POST TIME: 17 September, 2018 00:00 00 AM / LAST MODIFIED: 17 September, 2018 01:10:03 AM
Vested Property Act cases linger on
1 lakh cases pending as special tribunals not set up in five months of HC order
Muhammad Yeasin

Vested Property Act cases linger on

The government is yet to set up tribunals to settle cases under the vested property law, even though five months have passed after the High Court (HC) issued directives in this regard. Litigants alleged that these cases were being disposed of poorly, although the government has formulated a law for their quick settlement. According to the law, a court has to dispose of a case filed under the Vested Property Act within a year. But the cases were not being settled within the specific time, sources said.

At least one lakh cases filed under the Vested Property Act were now pending with various courts across the country, they added. At present, the courts of senior assistant judges and joint district judges are tasked with disposing of the cases. However, these courts had to settle other important cases as well, the sources said, adding that the courts of additional district judges and district judges also disposed of the cases under the Act as additional duties.

Vested Property Act Prevention Movement leader advocate Subrata Chowdhury claimed that it would take more than 50 years to settle the cases if the government did not set up separate tribunals for their settlement.

“We're waiting for the government to implement the HC directives. We hope that it would do so soon for the greater interest of the litigants,” he said.

In April this year, the HC had directed the government to pay sufficient compensation to the owners of vested properties that were now under the government’s possession.

In its full verdict, which contained nine directives and five observations, the court ordered the government to rename the properties it used for various purposes, including as offices and educational institutions, after the owners.

On November 23, 2017, the HC bench of Justice Obaidul Hassan and Justice Krishna Debanth delivered a short verdict after disposing of a public interest litigation writ petition filed by the freedom fighter Md Abdul Hye.

In its observation, the HC bench called Vested Property Return Act’s Sections 6(Ga)

and (Gha) as discriminatory as they empowered the government not to return vested properties that were used to run charities, offices, schools, college and industries. “We are of the view that, no doubt, the two sections curtailed the rights of the persons whose properties were declared as enemy or vested property,” the court said.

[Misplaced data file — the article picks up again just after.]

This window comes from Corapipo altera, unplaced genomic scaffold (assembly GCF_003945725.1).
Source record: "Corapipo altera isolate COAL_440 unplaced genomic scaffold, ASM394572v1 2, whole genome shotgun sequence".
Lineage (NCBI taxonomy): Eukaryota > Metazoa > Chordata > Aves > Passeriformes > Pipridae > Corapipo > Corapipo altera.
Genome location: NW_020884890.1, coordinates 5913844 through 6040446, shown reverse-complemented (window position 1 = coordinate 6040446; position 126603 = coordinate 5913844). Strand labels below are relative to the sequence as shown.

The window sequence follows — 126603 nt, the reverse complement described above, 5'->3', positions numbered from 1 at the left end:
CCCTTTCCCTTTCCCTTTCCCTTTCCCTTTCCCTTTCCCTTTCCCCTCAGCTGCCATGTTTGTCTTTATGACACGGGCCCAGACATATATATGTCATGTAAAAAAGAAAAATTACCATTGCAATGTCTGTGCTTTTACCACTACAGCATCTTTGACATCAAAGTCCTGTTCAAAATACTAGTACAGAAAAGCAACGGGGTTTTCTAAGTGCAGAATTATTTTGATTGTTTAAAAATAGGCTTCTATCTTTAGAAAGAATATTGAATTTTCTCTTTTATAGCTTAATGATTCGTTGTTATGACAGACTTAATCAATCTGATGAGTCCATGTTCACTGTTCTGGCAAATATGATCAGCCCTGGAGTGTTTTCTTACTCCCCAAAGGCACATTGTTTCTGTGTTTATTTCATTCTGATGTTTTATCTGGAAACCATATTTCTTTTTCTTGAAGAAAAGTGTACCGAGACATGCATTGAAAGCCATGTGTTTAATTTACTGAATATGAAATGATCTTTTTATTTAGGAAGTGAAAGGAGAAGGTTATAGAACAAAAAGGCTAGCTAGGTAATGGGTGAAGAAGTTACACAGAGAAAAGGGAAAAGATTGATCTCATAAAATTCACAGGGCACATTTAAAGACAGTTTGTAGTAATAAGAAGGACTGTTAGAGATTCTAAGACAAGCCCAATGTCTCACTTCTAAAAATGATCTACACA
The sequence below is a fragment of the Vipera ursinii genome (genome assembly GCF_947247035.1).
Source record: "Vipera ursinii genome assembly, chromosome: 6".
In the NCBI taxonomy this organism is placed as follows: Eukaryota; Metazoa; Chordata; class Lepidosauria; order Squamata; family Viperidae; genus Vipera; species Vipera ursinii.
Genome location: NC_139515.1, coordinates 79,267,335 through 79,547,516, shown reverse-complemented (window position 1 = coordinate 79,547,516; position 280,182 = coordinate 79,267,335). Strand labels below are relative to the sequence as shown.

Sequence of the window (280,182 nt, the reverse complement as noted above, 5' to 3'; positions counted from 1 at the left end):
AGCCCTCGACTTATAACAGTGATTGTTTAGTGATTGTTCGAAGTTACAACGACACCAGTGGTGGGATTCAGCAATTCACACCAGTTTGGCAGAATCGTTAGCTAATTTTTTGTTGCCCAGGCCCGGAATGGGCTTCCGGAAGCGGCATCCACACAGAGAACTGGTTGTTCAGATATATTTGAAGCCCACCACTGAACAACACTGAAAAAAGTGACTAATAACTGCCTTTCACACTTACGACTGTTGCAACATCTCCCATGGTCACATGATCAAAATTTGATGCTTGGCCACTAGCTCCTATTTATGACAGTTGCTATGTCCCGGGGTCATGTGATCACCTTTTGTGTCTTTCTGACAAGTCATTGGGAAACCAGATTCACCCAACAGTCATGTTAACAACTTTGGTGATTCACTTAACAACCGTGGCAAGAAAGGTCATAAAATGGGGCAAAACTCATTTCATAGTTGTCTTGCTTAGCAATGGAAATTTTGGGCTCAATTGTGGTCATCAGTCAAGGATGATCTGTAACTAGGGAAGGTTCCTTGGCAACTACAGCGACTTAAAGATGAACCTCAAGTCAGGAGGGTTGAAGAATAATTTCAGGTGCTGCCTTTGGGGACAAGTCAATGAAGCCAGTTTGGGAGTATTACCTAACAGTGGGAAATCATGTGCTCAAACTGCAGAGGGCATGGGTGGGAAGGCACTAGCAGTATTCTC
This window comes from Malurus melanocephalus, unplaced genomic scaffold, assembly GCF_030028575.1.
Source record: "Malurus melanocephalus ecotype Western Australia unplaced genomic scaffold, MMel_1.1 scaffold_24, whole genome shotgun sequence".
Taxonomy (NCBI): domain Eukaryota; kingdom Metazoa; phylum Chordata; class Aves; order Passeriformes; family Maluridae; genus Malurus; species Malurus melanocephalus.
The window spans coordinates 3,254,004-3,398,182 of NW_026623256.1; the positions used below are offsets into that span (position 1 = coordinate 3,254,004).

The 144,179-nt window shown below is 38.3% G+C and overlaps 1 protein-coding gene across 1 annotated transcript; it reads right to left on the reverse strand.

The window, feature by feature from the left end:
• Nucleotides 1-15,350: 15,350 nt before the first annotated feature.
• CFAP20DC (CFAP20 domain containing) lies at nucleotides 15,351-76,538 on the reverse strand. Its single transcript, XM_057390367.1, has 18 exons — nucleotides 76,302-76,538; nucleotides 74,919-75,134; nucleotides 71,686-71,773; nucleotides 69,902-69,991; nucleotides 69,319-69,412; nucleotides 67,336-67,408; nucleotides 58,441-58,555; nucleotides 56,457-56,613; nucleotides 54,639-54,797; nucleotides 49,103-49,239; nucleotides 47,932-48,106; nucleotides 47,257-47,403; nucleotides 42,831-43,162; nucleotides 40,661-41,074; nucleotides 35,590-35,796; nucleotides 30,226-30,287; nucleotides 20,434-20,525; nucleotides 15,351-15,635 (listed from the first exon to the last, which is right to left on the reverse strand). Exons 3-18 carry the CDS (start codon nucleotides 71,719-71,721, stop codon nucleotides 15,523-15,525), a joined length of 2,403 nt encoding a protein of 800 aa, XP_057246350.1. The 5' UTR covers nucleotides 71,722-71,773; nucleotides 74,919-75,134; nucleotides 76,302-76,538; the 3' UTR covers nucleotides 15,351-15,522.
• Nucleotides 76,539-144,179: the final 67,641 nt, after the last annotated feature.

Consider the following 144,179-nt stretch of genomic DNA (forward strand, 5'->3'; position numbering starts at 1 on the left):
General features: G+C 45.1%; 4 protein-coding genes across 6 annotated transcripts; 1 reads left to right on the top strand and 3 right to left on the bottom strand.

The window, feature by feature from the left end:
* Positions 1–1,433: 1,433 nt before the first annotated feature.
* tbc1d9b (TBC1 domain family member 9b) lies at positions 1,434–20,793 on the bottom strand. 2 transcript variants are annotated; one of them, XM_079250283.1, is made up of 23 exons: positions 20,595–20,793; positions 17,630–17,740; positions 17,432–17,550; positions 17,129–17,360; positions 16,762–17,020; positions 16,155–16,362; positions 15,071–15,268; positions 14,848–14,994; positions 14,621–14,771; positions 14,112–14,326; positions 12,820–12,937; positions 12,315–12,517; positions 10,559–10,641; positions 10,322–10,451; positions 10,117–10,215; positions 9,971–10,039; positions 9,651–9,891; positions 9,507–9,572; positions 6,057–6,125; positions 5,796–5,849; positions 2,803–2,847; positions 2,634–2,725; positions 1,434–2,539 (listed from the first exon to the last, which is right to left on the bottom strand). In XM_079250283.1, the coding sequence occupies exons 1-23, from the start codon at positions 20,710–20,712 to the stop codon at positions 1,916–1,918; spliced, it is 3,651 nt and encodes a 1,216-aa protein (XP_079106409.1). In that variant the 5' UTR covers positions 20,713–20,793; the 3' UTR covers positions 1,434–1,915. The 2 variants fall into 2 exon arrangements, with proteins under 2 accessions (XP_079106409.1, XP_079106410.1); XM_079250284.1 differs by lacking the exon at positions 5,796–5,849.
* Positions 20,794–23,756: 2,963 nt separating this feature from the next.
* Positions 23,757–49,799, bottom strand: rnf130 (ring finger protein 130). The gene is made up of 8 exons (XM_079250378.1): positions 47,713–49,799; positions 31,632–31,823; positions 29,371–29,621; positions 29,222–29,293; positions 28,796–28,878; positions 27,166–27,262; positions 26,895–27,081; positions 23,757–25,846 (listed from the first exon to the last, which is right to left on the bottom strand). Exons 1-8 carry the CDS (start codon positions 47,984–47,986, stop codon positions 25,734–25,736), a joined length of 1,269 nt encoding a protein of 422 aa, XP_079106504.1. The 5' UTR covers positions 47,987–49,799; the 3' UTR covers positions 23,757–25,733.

It further said vested properties that had no legal claimants could only be utilised by the government for human development activities.

The bench also asked the government not to attempt to declare any property as vested property in future.

The government was also directed to set up more than one tribunal in each district to hear and dispose of applications claiming ownership of vested properties. The court also directed the tribunals to dispose of the applications within the timeframes prescribed in the law.

It asked the government to speedily implement decrees of these tribunals unless there were pending appeals. It directed the government not to delay the implementation of the tribunals’ decrees on the plea of filing appeals.

The bench asked the government to set up a special Appellate Tribunal in each district to hear appeals against the tribunals’ decrees.

The bench called the enactment of the Enemy Property (Continuance of Emergency Provisions) (Repeal) Act, 1974 as a “historical mistake”.

The bench also said that “all actions regarding listing any property within territory of Bangladesh as enemy property or vested property after March 23, 1974 are illegal”.

The court observed that persons engaged with the task of listing properties as vested as per the 1974 Act “are liable to be held responsible for doing illegal work”. It said that the persons who were engaged in listing properties as vested during 1980–2004 had flouted an earlier Supreme Court’s verdict and were therefore “liable to be prosecuted for contempt of court”.

The HC also said that in 1974, the vested property law was enacted with the intention to dispose of the vested properties to the persons who were their original owners.

It further said that in February 1969, the Pakistan government had promulgated Enemy Rules defining the properties of persons who had been staying in India during the 1965 Indo-Pak war as enemy property. These properties were then taken over by the then East Pakistan government.